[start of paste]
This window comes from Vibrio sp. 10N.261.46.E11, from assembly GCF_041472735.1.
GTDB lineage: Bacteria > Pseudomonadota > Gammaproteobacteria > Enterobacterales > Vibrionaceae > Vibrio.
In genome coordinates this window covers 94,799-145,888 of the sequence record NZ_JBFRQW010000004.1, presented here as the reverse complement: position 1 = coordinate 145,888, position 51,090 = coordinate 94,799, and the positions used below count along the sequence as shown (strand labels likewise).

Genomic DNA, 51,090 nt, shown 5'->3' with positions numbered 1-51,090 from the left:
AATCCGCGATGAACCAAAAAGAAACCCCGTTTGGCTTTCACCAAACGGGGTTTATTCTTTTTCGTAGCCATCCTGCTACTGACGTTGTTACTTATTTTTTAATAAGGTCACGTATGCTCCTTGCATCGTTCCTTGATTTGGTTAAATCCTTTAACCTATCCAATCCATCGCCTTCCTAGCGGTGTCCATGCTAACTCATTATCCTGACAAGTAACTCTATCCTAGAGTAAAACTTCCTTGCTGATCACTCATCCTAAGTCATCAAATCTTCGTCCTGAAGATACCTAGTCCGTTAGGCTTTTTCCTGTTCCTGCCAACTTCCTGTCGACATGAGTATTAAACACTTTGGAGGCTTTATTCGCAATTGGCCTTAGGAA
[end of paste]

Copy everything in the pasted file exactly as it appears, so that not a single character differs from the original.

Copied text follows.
This window comes from Vibrio sp. 10N.261.46.E11, from assembly GCF_041472735.1.
GTDB lineage: Bacteria > Pseudomonadota > Gammaproteobacteria > Enterobacterales > Vibrionaceae > Vibrio.
In genome coordinates this window covers 94,799-145,888 of the sequence record NZ_JBFRQW010000004.1, presented here as the reverse complement: position 1 = coordinate 145,888, position 51,090 = coordinate 94,799, and the positions used below count along the sequence as shown (strand labels likewise).

Genomic DNA, 51,090 nt, shown 5'->3' with positions numbered 1-51,090 from the left:
AATCCGCGATGAACCAAAAAGAAACCCCGTTTGGCTTTCACCAAACGGGGTTTATTCTTTTTCGTAGCCATCCTGCTACTGACGTTGTTACTTATTTTTTAATAAGGTCACGTATGCTCCTTGCATCGTTCCTTGATTTGGTTAAATCCTTTAACCTATCCAATCCATCGCCTTCCTAGCGGTGTCCATGCTAACTCATTATCCTGACAAGTAACTCTATCCTAGAGTAAAACTTCCTTGCTGATCACTCATCCTAAGTCATCAAATCTTCGTCCTGAAGATACCTAGTCCGTTAGGCTTTTTCCTGTTCCTGCCAACTTCCTGTCGACATGAGTATTAAACACTTTGGAGGCTTTATTCGCAATTGGCCTTAGGAA